Signing a Will
In a will, as with many legal documents, the requisite signatures make all the difference in the world. Your signature is the symbolic mark declaring to the world when you die that the instructions contained in the final document are truly your “last will and testament." It is an essential part of a valid will and should not be taken lightly.
Further, as with many legal documents, the devil is in the details. Because you will not be available to protect your own estate after your death, there are a number of legal requirements meant to guard against misuse of your signature once you do die. This article explores a few of these requirements common across states and some potential strategies to avoid complications.
Signatures and Witnesses
Of course, the most important signature required to make a will valid is that of the person making the will. This person is known as the “testator"; when they die, they are known as the “decedent." All other signatures are meant to ensure the integrity of the testator's.
So, who else's signatures are required? Wills must be signed in the presence of witnesses. Legally, ensuring that the testator has the mental capacity to make decisions for themself is very important. In particular, the law wants to make sure that testators lacking mental capacity are not taken advantage of. Witnesses help by making sure testators are of "sound mind" when signing.
Number and Age of Witnesses
All states require at least two witnesses. That said, laws change. For example, before requiring merely “two or more credible witnesses," Vermont used to be the only state that required three witnesses. Before you sign your will, check your state's current requirements just in case.
Witnesses must typically watch the testator sign while in each others' presence. Among other things, this helps make sure no witnesses manipulate or exert any pressure on the testator. Each witness then provides their own signature in the testator's presence. There are some exceptions to this rule, but it is much better to have everyone sign in the same sitting. This helps avoid complications down the road.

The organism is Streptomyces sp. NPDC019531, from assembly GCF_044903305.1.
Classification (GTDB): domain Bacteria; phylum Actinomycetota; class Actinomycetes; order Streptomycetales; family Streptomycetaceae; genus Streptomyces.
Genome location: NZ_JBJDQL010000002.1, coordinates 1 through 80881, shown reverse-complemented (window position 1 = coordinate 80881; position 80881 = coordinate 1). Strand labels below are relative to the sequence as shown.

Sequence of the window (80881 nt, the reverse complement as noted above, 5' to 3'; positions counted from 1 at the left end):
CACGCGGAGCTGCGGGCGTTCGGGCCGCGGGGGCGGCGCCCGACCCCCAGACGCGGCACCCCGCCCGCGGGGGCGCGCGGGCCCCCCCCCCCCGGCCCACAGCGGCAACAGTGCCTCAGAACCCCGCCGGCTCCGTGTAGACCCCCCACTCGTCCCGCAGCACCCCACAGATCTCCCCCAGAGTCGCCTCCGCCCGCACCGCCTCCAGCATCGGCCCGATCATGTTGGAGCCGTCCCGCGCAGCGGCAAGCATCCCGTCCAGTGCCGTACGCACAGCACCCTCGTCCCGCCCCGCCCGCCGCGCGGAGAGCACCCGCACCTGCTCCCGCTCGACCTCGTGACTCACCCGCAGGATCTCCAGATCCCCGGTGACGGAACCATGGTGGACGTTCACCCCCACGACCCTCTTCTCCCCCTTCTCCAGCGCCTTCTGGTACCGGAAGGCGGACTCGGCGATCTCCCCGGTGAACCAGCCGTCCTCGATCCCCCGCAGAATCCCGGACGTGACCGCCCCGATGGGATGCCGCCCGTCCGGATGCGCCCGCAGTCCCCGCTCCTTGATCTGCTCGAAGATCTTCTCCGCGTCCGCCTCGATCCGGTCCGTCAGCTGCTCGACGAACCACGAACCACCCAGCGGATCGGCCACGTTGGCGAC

Further, most states require witnesses to be at least 18 years old. However, there are exceptions here too. For example, Texas only requires “credible witnesses who are at least 14 years of age." Again, check your state's current age requirements to be certain.
Who Makes a Good Witness?
Though states vary as to other witness requirements, common denominators are credibility, neutrality, and disinterest. An "interested witness" is one whose stake in the estate creates an incentive to lie. This defeats the point of having them as a witness.
For example, heirs (individuals who inherit based on their descent from the testator) and beneficiaries (individuals otherwise selected to receive a portion of the estate) are typically not allowed to act as witnesses because they have an interest in the division of the testator's estate. In general, loved ones are not the best witnesses regardless of whether they are heirs or beneficiaries. Similarly, a lawyer who drafts a will may also not act as a witness.
"Holographic wills" are discouraged. These are handwritten wills and are binding in about half of the states if there is proof that the testator handwrote the whole document, signed it, dated it, and was competent to do so. No witnesses are required. Holographic wills tend to raise suspicion and are susceptible to legal challenges because of their highly informal nature. Accordingly, these wills should almost always be avoided.
Have Your Witnesses Sign a Self-Proving Affidavit